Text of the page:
Trademarking Pot-Based Products: Budding cannabis entrepreneurs have a growing list of options
Marijuana is now legal in Michigan, so it is probably a good time to take a look at the intersection of federal and state law and talk about what can or cannot be protected within a cannabis-based business under intellectual property law.
Let’s start with trademarks. Generally speaking, a trademark is a sign or symbol that indicates the origin or source of the goods or services of a business. Trademarks lower cognitive search costs, which is just a fancy way of saying that they help consumers quickly recall and find a business’ product without a lot of effort.
The general rule is that, to qualify for a federal trademark registration, the use of a trademark in commerce must be lawful. This means that, for a mark to be eligible for trademark registration, any goods or services on which the mark is used must not be illegal under federal law. Since the distribution and dispensing of marijuana is prohibited under the federal Controlled Substances Act, federal trademark registration is out.
Budding cannabis entrepreneurs, however, have attempted to obtain marijuana trademarks by filing for registration of them in association with retail store services and not the plant itself. Others have attempted to obtain federal registration by filing on an “intent to use” basis, meaning, that they intend to use the trademark in the future, but have not yet done so. Both of these creative approaches have also been denied by the U.S. Patent and Trademark Office.
This has left marijuana brands with the very limited protection of state trademarks. State trademark registrations serve as a record of the date on which you began to use a trademark … and not much else. They are the administrative equivalent of mailing yourself a copy of your screenplay in a sealed envelope. Not very effective.
Patent law presents a different story, however. The US Patent and Trademark Office has been issuing marijuana-related patents for more than 70 years. These patents have ranged from methods of preparation, drug formulations and methods of treating diseases with cannabis-based products, to devices for THC and CBD (natural compounds found in plants of the cannabis genus) extraction.
And trade secret law is another avenue of protection. In Michigan, a trade secret is information, a formula, a pattern, a method, a technique, or a process that is valuable simply because it is a secret and your competitors do not have it. As long as you make reasonable efforts under the circumstances to maintain the secrecy of your trade secrets, they will remain trade secrets forever.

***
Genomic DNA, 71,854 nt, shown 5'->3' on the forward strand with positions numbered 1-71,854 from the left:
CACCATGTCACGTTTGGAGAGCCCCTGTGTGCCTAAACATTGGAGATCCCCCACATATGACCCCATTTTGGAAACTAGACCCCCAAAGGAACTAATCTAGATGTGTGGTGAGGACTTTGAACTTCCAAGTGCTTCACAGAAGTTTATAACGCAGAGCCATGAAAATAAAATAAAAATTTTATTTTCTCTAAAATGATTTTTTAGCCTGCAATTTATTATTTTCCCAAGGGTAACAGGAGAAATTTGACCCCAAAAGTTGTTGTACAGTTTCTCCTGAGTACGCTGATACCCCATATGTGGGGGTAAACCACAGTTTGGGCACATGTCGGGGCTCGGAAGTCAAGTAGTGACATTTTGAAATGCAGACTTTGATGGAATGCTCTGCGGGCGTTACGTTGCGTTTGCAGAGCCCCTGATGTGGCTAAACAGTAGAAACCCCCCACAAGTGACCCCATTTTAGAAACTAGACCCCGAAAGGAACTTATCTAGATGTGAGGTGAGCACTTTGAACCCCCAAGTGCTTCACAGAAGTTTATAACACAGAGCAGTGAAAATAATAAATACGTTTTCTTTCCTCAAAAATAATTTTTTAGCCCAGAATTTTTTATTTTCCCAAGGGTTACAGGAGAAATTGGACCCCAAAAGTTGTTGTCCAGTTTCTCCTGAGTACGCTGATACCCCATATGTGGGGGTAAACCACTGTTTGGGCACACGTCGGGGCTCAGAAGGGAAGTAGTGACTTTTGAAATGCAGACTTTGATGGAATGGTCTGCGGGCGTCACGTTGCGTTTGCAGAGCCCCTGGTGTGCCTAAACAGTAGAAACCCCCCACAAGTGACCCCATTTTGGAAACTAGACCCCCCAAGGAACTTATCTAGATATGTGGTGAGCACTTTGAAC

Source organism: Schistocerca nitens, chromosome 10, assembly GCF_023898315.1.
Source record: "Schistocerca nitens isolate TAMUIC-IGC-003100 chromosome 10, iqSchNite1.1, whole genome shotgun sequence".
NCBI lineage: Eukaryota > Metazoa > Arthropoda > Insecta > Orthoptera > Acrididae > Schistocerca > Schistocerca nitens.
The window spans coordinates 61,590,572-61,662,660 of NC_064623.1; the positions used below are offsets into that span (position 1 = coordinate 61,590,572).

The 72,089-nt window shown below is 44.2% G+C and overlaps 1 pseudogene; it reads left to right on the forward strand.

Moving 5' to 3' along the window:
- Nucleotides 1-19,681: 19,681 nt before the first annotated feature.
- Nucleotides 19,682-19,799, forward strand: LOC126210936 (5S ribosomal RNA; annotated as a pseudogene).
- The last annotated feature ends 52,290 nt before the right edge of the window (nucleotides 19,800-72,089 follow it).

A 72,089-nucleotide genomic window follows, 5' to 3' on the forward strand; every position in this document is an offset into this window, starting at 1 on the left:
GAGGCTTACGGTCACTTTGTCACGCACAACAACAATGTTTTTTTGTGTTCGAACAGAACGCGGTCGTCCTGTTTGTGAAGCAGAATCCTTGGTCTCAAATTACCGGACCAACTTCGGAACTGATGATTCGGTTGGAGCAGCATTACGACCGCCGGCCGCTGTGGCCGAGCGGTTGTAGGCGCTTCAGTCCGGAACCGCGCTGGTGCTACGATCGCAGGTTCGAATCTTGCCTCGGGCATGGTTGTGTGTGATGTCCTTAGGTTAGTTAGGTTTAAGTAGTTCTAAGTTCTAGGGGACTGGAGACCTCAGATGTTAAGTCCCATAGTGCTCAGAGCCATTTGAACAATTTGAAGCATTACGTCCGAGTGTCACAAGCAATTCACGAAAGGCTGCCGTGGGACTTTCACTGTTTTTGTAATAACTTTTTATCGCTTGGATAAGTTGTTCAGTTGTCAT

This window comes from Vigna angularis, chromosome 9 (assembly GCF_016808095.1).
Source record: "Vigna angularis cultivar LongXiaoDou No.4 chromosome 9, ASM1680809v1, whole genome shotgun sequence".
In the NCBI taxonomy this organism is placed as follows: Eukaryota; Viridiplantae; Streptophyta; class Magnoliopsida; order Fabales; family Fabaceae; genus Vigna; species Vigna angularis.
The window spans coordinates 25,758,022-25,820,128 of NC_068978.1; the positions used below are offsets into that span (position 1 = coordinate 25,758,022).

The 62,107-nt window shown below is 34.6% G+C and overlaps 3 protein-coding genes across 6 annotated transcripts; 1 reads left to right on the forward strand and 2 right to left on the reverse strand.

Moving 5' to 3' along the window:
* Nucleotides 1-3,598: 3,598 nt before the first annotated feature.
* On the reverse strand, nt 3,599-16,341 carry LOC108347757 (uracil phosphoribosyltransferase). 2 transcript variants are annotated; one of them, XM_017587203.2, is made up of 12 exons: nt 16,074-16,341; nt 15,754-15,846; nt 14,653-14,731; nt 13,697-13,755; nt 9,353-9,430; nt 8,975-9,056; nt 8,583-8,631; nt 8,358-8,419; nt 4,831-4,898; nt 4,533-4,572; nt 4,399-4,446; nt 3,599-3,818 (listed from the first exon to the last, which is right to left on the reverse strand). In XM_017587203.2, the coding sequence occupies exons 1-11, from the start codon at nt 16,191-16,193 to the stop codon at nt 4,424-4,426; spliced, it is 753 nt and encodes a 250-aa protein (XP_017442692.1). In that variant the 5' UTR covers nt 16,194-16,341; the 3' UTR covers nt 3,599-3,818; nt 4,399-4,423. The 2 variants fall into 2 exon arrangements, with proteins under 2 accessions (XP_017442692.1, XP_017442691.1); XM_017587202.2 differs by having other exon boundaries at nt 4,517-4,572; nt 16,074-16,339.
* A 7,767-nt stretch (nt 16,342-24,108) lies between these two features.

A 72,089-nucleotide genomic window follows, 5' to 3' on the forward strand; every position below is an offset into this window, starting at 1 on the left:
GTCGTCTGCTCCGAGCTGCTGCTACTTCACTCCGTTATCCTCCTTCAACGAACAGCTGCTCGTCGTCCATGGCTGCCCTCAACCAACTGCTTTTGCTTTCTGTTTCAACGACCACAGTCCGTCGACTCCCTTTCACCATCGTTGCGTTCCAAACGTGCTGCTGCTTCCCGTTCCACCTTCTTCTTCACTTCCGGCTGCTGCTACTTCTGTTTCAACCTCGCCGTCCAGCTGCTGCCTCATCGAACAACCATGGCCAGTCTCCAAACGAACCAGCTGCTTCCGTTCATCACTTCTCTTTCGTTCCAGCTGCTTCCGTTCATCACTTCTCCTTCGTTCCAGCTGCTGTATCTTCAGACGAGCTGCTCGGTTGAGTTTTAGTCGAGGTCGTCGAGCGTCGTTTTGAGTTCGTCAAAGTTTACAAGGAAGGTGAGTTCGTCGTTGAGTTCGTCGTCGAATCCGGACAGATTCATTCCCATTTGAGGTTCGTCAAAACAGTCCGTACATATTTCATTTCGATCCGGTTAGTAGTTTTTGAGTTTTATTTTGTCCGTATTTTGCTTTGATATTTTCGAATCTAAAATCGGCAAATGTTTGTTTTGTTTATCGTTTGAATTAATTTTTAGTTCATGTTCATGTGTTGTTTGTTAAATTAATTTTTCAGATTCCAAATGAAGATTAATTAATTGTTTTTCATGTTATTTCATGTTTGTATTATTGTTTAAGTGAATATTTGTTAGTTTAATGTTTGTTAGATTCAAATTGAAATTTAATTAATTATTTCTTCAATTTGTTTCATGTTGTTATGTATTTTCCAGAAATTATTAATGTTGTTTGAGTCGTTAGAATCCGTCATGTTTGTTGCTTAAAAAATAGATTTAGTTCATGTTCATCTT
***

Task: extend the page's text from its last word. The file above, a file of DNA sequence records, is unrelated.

In the cannabis world, trade secrets may consist of things like extraction methods, processes for creating or infusing edibles, higher-yield growing techniques, customer lists, and vendor lists. To ensure that this proprietary information remains a secret, cannabis companies must adopt policies and procedures that provide such information to employees on a need-to-know basis. We recommend that employers regularly review their employment agreements and physical and digital access controls to ensure that their processes are defensible in any subsequent trade secret litigation.
What about marijuana derivatives, such as CBD? Previously, brand owners who sought federal trademark protection of CBD-related products could obtain trademark registration provided they declared that the goods claimed in their application did not violate federal law, such as the Controlled Substances Act. The Controlled Substances Act defines marijuana to include “all parts of the plant Cannabis Sativa L., whether growing or not; the seeds thereof; the resin extracted from any part of such plant; and every compound, manufacture, salt, derivative, mixture, or preparation of such plant, its seeds or resins.”
Since the Controlled Substances Act explicitly excluded hemp, or “the mature stalks of such plant, fiber produced from such stalks, oil or cake made from the seeds of such plant, any other compound, manufacture, salt derivative, mixture, or preparation of such mature stalks, fiber, oil, or cake, or the sterilized seed of such plant which is incapable of germination,” CBD-based products, which are typically made from excluded hemp, were presumed to be eligible for trademark registration.
In 2016, the DEA published a “final rule” expanding the definition of marijuana under the Controlled Substances Act to include extracts and derivatives. This final rule has pushed the U.S. Patent and Trademark Office to more closely look at applications for CBD products and, potentially, reject them. However, the recently passed 2018 Farm Bill removes both hemp and CBD from those items prohibited under the Controlled Substances Act and delegates the regulation of products containing either to the states. This change in the law will undoubtedly open the door to federal trademark registration.
With marijuana, CBD and hemp are also subject to patent and trade secret protection, without the limitations imposed by federal registration.
As the State of Michigan adopts its regulations for the retail sale of marijuana in the coming year, further states move to legalize or decriminalize, and the federal government reevaluates its traditional prohibition of anything having to do with the drug, this area of law is expected to develop rapidly. As it does, more opportunities for manufacturers, service providers, and other ancillary products and services will arise, including in the Grand Traverse region.
John Di Giacomo is the founding partner of Revision Legal in Traverse City. Revisions Legal litigates nationwide to secure intellectual property rights, protect businesses that thrive online, and understand the connections between law, technology, and business. For more, visit revisionlegal.com or call (231) 714-0100.